During processing, the cathode temperature may be maintained at a temperature of between approximately 15-30 degrees Celsius and the temperature of the chamber wall may be maintained at a temperature of between about 50-80 degrees Celsius. In one embodiment, the cathode temperature may be maintained at a temperature of approximately 20 degrees Celsius and the temperature of the chamber wall may be maintained at a temperature of about 65 degrees Celsius.

Next, at step 206, the bulk absorber layer 110 is etched in a second etch process using the self-mask layer 112 and remaining photoresist layer 114 as a mask, thereby transferring the pattern of the opening 116 to the bulk absorber layer 110 (as depicted in FIG. 1C), thereby exposing corresponding portions of the capping layer 106 (or buffer layer, when present). Optionally, the remaining photoresist layer 114 may be removed, or stripped, prior to performing step 206. The second etch process advantageously has a high selectivity of the bulk absorber layer 110 to the self-mask layer 112, thereby allowing the self-mask layer 112 to act as a hard mask for transferring the pattern (e.g., the opening 116) to the bulk absorber layer 110. The second etch process maintains a selectivity for the bulk absorber layer over the self-mask layer of at least 10. In one embodiment where the bulk absorber layer 110 comprises TaSi and where the second process gas comprises Cl2, the etch selectivity for the bulk absorber layer 110 over the resist during is about 3.8 and the etch selectivity for the bulk absorber layer 110 over the self-mask layer 112 is about 15.

The second etch process etches the bulk absorber layer 110 by exposing the layer (through the opening 116) to species from a second process gas (or gas mixture) comprising at least one chlorine containing gas. Examples of suitable chlorine containing gases include chlorine (Cl2), carbon tetrachloride (CCl4), hydrogen chloride (HCl), and the like

In one embodiment, the second process gas is provided at a rate of between about 10-200 sccm. Optionally, a carrier gas, such as helium (He) or argon (Ar) may be provided at a flow rate of between about 50-200 sccm. One specific process recipe provides the second process gas at a rate of about 100 sccm along with a carrier gas at a rate of about 100 sccm. The pressure in the process chamber is controlled to less than about 40 mTorr, and in one embodiment, between about 1 and about 10 mTorr, for example 6 mTorr.

A plasma is formed from the second process gas, for example, by applying RF power of between about 300 to about 600 W from a plasma power source to an antenna of the process chamber, as discussed below. It is contemplated that the plasma may be ignited by other methods. In one embodiment, RF power of about 420 W is applied at a frequency of about 13.56 MHz.

Optionally, a substrate bias power is applied to bias the mask 100. The bias power may be less than about 600 W, or in a first example, less than about 100 W, or in a second example, between 20 and about 150 W. One specific process recipe applies about 20 W of bias power. The bias power may further be an RF signal provided at a frequency of between about 1-20 MHz, or in one embodiment, between about 13.56 MHz.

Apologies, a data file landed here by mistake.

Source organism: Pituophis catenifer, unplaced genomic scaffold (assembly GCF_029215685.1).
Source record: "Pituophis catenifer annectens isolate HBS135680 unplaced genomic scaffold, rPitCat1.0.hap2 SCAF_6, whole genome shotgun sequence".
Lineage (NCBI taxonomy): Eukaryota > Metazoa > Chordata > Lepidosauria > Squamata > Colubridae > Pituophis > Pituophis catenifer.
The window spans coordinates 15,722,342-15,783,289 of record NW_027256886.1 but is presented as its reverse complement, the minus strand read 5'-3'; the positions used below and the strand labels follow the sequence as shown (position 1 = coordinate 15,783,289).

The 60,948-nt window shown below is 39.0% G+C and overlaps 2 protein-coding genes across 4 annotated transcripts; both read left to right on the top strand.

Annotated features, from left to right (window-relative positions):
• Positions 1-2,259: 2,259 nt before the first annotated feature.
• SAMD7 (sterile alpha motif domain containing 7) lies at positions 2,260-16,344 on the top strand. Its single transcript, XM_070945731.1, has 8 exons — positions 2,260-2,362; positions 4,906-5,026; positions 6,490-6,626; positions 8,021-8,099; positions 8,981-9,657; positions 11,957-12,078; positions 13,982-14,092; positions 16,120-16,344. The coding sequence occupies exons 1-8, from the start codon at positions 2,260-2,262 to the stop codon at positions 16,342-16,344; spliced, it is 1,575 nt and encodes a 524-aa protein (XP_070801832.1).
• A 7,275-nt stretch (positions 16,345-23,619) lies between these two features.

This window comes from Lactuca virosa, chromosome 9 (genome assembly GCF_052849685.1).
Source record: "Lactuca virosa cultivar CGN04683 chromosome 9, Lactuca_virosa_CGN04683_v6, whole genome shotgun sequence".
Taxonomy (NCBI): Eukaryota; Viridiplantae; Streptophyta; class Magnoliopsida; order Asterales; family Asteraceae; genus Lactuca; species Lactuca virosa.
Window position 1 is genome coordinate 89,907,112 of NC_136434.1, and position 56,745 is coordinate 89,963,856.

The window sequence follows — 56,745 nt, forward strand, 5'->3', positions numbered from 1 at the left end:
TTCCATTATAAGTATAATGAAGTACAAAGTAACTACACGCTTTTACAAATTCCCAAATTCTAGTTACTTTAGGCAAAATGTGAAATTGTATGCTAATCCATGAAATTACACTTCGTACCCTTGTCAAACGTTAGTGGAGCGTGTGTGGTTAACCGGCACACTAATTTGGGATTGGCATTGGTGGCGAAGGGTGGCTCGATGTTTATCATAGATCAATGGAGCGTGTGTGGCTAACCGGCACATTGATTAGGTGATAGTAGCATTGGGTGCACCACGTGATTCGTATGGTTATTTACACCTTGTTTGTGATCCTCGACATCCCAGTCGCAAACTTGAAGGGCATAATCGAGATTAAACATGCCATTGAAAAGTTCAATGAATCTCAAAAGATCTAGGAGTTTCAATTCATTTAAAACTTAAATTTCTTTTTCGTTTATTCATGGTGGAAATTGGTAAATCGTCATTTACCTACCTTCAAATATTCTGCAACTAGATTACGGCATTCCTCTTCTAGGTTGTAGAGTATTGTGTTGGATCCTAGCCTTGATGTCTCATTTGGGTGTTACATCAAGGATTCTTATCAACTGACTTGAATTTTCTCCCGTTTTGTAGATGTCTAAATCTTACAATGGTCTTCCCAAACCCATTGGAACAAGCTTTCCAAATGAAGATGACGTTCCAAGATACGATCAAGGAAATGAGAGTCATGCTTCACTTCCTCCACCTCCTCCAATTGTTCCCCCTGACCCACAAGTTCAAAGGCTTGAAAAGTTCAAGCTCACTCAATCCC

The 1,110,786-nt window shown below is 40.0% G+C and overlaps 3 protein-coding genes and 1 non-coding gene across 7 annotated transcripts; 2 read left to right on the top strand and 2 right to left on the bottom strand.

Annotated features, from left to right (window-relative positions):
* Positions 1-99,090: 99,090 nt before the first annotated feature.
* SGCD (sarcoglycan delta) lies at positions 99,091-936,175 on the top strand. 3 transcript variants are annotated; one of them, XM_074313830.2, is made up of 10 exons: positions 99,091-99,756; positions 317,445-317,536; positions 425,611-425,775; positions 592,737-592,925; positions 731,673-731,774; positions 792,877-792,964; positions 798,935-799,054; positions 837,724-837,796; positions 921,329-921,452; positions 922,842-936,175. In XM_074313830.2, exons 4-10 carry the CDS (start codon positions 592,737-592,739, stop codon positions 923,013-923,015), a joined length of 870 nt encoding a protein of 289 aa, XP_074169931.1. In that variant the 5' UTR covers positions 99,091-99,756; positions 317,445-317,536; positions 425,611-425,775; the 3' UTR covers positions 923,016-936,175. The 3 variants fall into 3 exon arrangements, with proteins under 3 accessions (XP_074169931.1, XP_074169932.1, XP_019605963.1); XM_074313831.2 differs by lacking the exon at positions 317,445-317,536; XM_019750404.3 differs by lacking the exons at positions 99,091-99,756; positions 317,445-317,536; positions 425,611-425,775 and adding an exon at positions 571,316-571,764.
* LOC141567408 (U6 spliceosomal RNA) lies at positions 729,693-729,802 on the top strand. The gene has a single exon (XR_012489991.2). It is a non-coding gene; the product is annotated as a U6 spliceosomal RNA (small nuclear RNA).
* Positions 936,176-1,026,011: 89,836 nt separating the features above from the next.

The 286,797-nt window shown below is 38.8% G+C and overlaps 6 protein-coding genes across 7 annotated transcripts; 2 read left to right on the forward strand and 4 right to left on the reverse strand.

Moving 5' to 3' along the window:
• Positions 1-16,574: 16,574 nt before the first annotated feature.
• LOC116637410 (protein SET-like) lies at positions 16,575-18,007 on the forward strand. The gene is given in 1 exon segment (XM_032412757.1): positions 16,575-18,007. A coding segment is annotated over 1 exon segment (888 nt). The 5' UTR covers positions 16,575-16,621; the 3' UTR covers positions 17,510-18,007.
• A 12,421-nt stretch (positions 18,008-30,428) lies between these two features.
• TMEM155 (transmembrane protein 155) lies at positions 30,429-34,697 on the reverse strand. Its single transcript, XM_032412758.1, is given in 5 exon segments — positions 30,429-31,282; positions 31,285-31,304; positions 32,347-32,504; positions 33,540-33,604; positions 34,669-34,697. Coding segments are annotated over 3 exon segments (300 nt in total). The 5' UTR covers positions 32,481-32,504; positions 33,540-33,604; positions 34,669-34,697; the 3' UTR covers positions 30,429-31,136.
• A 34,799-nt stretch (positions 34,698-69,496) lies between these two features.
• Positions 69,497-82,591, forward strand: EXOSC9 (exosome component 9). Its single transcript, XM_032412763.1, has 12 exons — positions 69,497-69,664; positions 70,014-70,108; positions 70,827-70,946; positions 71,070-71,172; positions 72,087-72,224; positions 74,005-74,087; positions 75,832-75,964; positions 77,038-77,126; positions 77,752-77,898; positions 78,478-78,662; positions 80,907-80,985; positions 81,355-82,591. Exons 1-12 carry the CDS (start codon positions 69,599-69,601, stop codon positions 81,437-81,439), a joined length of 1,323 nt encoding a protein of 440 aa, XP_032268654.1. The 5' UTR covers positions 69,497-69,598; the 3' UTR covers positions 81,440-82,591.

The bias power may optionally be pulsed. The bias power may be pulsed in a duty cycle of between about 10-95 percent, or in one embodiment, between about 20-95 percent. In one embodiment, the biasing source 140 is configured to provide less than about 600 Watts of RF power at a pulse frequency between about 1 to about 10 kHz, with a duty cycle between about 10 to about 95 percent. In another embodiment, the biasing source 140 is configured to provide between about 20 to about 150 Watts of RF power at a pulse frequency between about 2 to about 5 kHz, with a duty cycle between about 20 to about 95 percent.

During processing, the cathode temperature may be maintained at a temperature of between approximately 15-30 degrees Celsius and the temperature of the chamber wall may be maintained at a temperature of between about 50-80 degrees Celsius. In one embodiment, the cathode temperature may be maintained at a temperature of approximately 20 degrees Celsius and the temperature of the chamber wall may be maintained at a temperature of about 65 degrees Celsius.

Upon completion of step 206, the method 200 generally ends and the EUV mask 100 now has the desired pattern transferred through to the multi-layer absorber layer 108 of the EUV mask 100. However, additional processing is contemplated to complete the EUV mask 100. For example, in embodiments where a buffer layer is present, the buffer layer may be etched through to the capping layer 106 using a fluorine-containing gas, such as SF6, CF4, or the like, as known in the art, to complete the structure of the EUV mask 100.

The method 200 advantageously provides an EUV mask 100 having improved CD and uniformity as compared to conventional etch methods. For example, when the bulk absorber layer 110 is etched using the second etch process during step 206, the remaining photoresist 202 may be removed on corners of the opening 116, thereby exposing portions of the self-mask layer 112 to the chlorine gas plasma. However, due to the high selectivity of the bulk absorber layer 110 to the self-mask layer 112 in the chlorine plasma, the CD will not shrink significantly, even though the CD of the photoresist layer 114 may change. Thus, the final CD is mainly determined by the self-mask layer 112 etch during step 204, which, due to the relatively small thickness of the self-mask layer 112, advantageously will not contribute significantly to CD etch bias. In addition, as the local etch CD bias contributes to the etch CD uniformity, a low CD bias will further benefit the CD uniformity control. The method 200 may be advantageously utilized to provide masks having a reduced CD bias, for example, from about 0-10 nm (i.e., less than 10 nm).